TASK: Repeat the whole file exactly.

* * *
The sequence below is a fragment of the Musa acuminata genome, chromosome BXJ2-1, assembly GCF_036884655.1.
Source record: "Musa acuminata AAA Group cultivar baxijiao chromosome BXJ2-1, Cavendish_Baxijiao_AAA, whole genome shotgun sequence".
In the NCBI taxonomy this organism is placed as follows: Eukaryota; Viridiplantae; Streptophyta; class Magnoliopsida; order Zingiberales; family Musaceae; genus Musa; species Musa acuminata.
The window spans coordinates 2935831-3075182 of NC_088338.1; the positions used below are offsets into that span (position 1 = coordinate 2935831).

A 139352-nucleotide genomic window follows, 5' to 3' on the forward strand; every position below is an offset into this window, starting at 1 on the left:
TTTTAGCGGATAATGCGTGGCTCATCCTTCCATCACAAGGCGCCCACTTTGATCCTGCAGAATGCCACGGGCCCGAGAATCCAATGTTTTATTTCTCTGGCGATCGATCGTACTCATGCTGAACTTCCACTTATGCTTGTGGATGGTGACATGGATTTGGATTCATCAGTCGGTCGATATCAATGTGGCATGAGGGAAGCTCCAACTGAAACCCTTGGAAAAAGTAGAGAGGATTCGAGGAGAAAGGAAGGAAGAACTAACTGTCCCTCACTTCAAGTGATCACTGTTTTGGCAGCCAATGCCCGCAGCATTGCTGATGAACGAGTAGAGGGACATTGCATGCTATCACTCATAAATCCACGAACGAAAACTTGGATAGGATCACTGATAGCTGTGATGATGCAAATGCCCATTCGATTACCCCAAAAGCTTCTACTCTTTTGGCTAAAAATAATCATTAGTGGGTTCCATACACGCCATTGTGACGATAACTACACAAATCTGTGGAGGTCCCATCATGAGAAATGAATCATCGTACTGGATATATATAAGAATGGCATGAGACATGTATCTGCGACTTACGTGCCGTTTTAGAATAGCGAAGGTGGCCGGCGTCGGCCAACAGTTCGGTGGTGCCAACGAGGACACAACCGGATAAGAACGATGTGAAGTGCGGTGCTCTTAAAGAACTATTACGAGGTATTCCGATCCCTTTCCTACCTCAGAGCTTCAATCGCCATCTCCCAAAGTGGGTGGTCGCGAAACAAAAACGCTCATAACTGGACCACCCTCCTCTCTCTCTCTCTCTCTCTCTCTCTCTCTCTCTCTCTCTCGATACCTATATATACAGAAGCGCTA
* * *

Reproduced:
The sequence below is a fragment of the Musa acuminata genome, chromosome BXJ2-1, assembly GCF_036884655.1.
Source record: "Musa acuminata AAA Group cultivar baxijiao chromosome BXJ2-1, Cavendish_Baxijiao_AAA, whole genome shotgun sequence".
In the NCBI taxonomy this organism is placed as follows: Eukaryota; Viridiplantae; Streptophyta; class Magnoliopsida; order Zingiberales; family Musaceae; genus Musa; species Musa acuminata.
The window spans coordinates 2935831-3075182 of NC_088338.1; the positions used below are offsets into that span (position 1 = coordinate 2935831).

A 139352-nucleotide genomic window follows, 5' to 3' on the forward strand; every position below is an offset into this window, starting at 1 on the left:
TTTTAGCGGATAATGCGTGGCTCATCCTTCCATCACAAGGCGCCCACTTTGATCCTGCAGAATGCCACGGGCCCGAGAATCCAATGTTTTATTTCTCTGGCGATCGATCGTACTCATGCTGAACTTCCACTTATGCTTGTGGATGGTGACATGGATTTGGATTCATCAGTCGGTCGATATCAATGTGGCATGAGGGAAGCTCCAACTGAAACCCTTGGAAAAAGTAGAGAGGATTCGAGGAGAAAGGAAGGAAGAACTAACTGTCCCTCACTTCAAGTGATCACTGTTTTGGCAGCCAATGCCCGCAGCATTGCTGATGAACGAGTAGAGGGACATTGCATGCTATCACTCATAAATCCACGAACGAAAACTTGGATAGGATCACTGATAGCTGTGATGATGCAAATGCCCATTCGATTACCCCAAAAGCTTCTACTCTTTTGGCTAAAAATAATCATTAGTGGGTTCCATACACGCCATTGTGACGATAACTACACAAATCTGTGGAGGTCCCATCATGAGAAATGAATCATCGTACTGGATATATATAAGAATGGCATGAGACATGTATCTGCGACTTACGTGCCGTTTTAGAATAGCGAAGGTGGCCGGCGTCGGCCAACAGTTCGGTGGTGCCAACGAGGACACAACCGGATAAGAACGATGTGAAGTGCGGTGCTCTTAAAGAACTATTACGAGGTATTCCGATCCCTTTCCTACCTCAGAGCTTCAATCGCCATCTCCCAAAGTGGGTGGTCGCGAAACAAAAACGCTCATAACTGGACCACCCTCCTCTCTCTCTCTCTCTCTCTCTCTCTCTCTCTCTCTCTCTCGATACCTATATATACAGAAGCGCTA